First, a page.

High-efficiency oxygen reduction to hydrogen peroxide catalysed by oxidized carbon materials

Abstract

Hydrogen peroxide (H2O2) is a valuable chemical with a wide range of applications, but the current industrial synthesis of H2O2 involves an energy-intensive anthraquinone process. The electrochemical synthesis of H2O2 from oxygen reduction offers an alternative route for on-site applications; the efficiency of this process depends greatly on identifying cost-effective catalysts with high activity and selectivity. Here, we demonstrate a facile and general approach to catalyst development via the surface oxidation of abundant carbon materials to significantly enhance both the activity and selectivity (~90%) for H2O2 production by electrochemical oxygen reduction. We find that both the activity and selectivity are positively correlated with the oxygen content of the catalysts. The density functional theory calculations demonstrate that the carbon atoms adjacent to several oxygen functional groups (–COOH and C–O–C) are the active sites for oxygen reduction reaction via the two-electron pathway, which are further supported by a series of control experiments.

Access options

Rent or Buy article

Get time limited or full article access on ReadCube.

from$8.99

All prices are NET prices.

Fig. 1: Oxygen reduction performance of CNTs and O-CNTs.
Fig. 2: Characterizations of CNTs and O-CNTs.
Fig. 3: ORR activities of O-CNTs with diverse oxygen content and other carbon materials.
Fig. 4: DFT results of the ORR activities of different oxygen functional groups.

References

  1. 1.

    Myers, R. L. The 100 Most Important Chemical Compounds (Greenwood Press, London, 2007).

    Google Scholar 

  2. 2.

    Fukuzumi, S., Yamada, Y. & Karlin, K. D. Hydrogen peroxide as a sustainable energy carrier: electrocatalytic production of hydrogen peroxide and the fuel cell. Electrochim. Acta 82, 493–511 (2012).

    CAS  Article  Google Scholar 

  3. 3.

    Campos‐Martin, J. M., Blanco‐Brieva, G. & Fierro, J. L. Hydrogen peroxide synthesis: an outlook beyond the anthraquinone process. Angew. Chem. Int. Ed. 45, 6962–6984 (2006).

    Article  Google Scholar 

  4. 4.

    Edwards, J. K. et al. Switching off hydrogen peroxide hydrogenation in the direct synthesis process. Science 323, 1037–1041 (2009).

    CAS  Article  Google Scholar 

  5. 5.

    Solsona, B. E. et al. Direct synthesis of hydrogen peroxide from H2 and O2 using Al2O3 supported Au–Pd catalysts. Chem. Mater. 18, 2689–2695 (2006).

    CAS  Article  Google Scholar 

  6. 6.

    Freakley, S. J. et al. Palladium–tin catalysts for the direct synthesis of H2O2 with high selectivity. Science 351, 965–968 (2016).

    CAS  Article  Google Scholar 

  7. 7.

    Samanta, C. Direct synthesis of hydrogen peroxide from hydrogen and oxygen: an overview of recent developments in the process. Appl. Catal. A Gen. 350, 133–149 (2008).

    CAS  Article  Google Scholar 

  8. 8.

    Edwards, J. K., Freakley, S. J., Lewis, R. J., Pritchard, J. C. & Hutchings, G. J. Advances in the direct synthesis of hydrogen peroxide from hydrogen and oxygen. Catal. Today 248, 3–9 (2015).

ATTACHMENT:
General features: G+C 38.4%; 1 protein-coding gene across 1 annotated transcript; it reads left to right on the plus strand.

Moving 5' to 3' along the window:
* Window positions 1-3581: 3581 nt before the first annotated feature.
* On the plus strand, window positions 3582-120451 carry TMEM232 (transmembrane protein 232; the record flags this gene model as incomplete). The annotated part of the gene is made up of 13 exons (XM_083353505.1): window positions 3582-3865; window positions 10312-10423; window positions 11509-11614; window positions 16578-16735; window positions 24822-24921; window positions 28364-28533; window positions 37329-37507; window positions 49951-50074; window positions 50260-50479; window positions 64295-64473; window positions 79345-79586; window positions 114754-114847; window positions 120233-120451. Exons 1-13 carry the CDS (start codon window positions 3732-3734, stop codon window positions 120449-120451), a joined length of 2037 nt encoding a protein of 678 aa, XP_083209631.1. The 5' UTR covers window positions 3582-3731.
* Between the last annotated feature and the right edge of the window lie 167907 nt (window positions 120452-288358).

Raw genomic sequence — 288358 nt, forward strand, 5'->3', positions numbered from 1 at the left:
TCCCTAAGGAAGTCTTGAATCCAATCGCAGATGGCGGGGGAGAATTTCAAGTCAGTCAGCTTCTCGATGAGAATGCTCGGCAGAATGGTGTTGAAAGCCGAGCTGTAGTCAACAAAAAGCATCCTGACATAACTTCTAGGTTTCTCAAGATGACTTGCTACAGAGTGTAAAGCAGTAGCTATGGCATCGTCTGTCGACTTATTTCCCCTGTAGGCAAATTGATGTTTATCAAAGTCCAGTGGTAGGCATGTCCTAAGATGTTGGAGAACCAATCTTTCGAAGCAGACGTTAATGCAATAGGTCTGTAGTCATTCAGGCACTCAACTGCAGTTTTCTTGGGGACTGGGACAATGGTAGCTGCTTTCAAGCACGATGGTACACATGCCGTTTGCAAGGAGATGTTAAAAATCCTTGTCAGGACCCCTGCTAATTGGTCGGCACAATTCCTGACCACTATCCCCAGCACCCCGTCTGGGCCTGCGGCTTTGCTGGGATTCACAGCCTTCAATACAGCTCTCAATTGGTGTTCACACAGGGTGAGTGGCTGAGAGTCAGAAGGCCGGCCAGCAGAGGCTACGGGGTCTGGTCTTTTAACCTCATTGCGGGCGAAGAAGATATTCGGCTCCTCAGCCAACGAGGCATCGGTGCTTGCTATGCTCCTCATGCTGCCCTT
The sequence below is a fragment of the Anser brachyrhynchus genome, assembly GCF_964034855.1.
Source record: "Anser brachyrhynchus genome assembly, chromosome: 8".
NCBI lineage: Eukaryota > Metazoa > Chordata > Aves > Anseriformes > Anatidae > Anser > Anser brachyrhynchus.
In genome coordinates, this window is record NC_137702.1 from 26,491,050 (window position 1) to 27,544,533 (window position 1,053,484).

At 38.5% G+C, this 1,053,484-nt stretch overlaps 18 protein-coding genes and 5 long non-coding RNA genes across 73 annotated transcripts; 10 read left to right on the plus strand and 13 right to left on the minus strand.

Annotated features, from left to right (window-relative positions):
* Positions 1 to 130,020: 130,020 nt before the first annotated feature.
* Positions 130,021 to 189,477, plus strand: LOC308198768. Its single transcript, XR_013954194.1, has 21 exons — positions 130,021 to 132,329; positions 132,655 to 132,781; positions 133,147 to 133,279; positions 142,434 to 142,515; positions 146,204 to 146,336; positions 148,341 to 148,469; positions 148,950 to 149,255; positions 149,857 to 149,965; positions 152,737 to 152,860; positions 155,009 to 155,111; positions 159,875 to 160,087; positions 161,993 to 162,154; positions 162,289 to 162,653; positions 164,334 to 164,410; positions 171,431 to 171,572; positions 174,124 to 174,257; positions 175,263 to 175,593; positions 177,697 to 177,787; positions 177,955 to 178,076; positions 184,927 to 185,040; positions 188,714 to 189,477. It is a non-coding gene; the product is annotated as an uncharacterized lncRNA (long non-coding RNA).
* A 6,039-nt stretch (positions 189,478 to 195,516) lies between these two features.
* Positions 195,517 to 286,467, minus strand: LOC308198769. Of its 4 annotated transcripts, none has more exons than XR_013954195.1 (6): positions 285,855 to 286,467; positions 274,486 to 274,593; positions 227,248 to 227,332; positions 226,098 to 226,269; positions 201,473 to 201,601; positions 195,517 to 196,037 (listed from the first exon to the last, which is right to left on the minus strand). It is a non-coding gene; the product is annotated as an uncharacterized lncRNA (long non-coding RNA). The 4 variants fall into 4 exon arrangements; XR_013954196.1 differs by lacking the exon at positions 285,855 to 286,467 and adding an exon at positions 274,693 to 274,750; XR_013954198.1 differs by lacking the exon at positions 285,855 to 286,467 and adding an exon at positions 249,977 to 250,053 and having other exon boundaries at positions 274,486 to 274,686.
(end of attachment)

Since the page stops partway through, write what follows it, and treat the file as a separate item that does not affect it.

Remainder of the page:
CAS  Article  Google Scholar 

  9. 9.

    Rankin, R. B. & Greeley, J. Trends in selective hydrogen peroxide production on transition metal surfaces from first principles. ACS Catal. 2, 2664–2672 (2012).

    CAS  Article  Google Scholar 

  10. 10.

    Solsona, B. E. et al. Direct synthesis of hydrogen peroxide from H2 and O2 using Al2O3 supported Au−Pd catalysts. Chem. Mater. 18, 2689–2695 (2006).

    CAS  Article  Google Scholar 

  11. 11.

    Wood, K. N., O’Hayre, R. & Pylypenko, S. Recent progress on nitrogen/carbon structures designed for use in energy and sustainability applications. Energy Environ. Sci. 7, 1212–1249 (2014).

    CAS  Article  Google Scholar 

  12. 12.

    Drogui, P., Elmaleh, S., Rumeau, M., Bernard, C. & Rambaud, A. Hydrogen peroxide production by water electrolysis: application to disinfection. J. Appl. Electrochem. 31, 877–882 (2001).

    CAS  Article  Google Scholar 

  13. 13.

    Yamanaka, I. & Murayama, T. Neutral H2O2 synthesis by electrolysis of water and O2. Angew. Chem. Int. Ed. 47, 1900–1902 (2008).

    CAS  Article  Google Scholar 

  14. 14.

    Siahrostami, S. et al. Enabling direct H2O2 production through rational electrocatalyst design. Nat. Mater. 12, 1137–1143 (2013).

    CAS  Article  Google Scholar 

  15. 15.

    Verdaguer-Casadevall, A. et al. Trends in the electrochemical synthesis of H2O2: enhancing activity and selectivity by electrocatalytic site engineering. Nano Lett. 14, 1603–1608 (2014).

    CAS  Article  Google Scholar 

  16. 16.

    Fellinger, T.-P., Hasché, F., Strasser, P. & Antonietti, M. Mesoporous nitrogen-doped carbon for the electrocatalytic synthesis of hydrogen peroxide. J. Am. Chem. Soc. 134, 4072–4075 (2012).

    CAS  Article  Google Scholar 

  17. 17.

    Choi, C. H. et al. Hydrogen peroxide synthesis via enhanced two-electron oxygen reduction pathway on carbon-coated Pt surface. J. Phys. Chem. C 118, 30063–30070 (2014).

    CAS  Article  Google Scholar 

  18. 18.

    Park, J., Nabae, Y., Hayakawa, T. & Kakimoto, M. Highly selective two-electron oxygen reduction catalyzed by mesoporous nitrogen-doped carbon. ACS Catal. 4, 3749–3754 (2014).

    CAS  Article  Google Scholar 

  19. 19.

    Choi, C. H. et al. Tuning selectivity of electrochemical reactions by atomically dispersed platinum catalyst. Nat. Commun. 7, 10922 (2016).

    CAS  Article  Google Scholar 

  20. 20.

    Chen, Z. et al. Development of a reactor with carbon catalysts for modular-scale, low-cost electrochemical generation of H2O2. React. Chem. Eng. 2, 239–245 (2017).

    CAS  Article  Google Scholar 

  21. 21.

    Jirkovský, J. S. et al. Single atom hot-spots at Au–Pd nanoalloys for electrocatalytic H2O2 production. J. Am. Chem. Soc. 133, 19432–19441 (2011).

    Article  Google Scholar 

  22. 22.

    Perazzolo, V. et al. Nitrogen and sulfur doped mesoporous carbon as metal-free electrocatalysts for the in situ production of hydrogen peroxide. Carbon 95, 949–963 (2015).

    CAS  Article  Google Scholar 

  23. 23.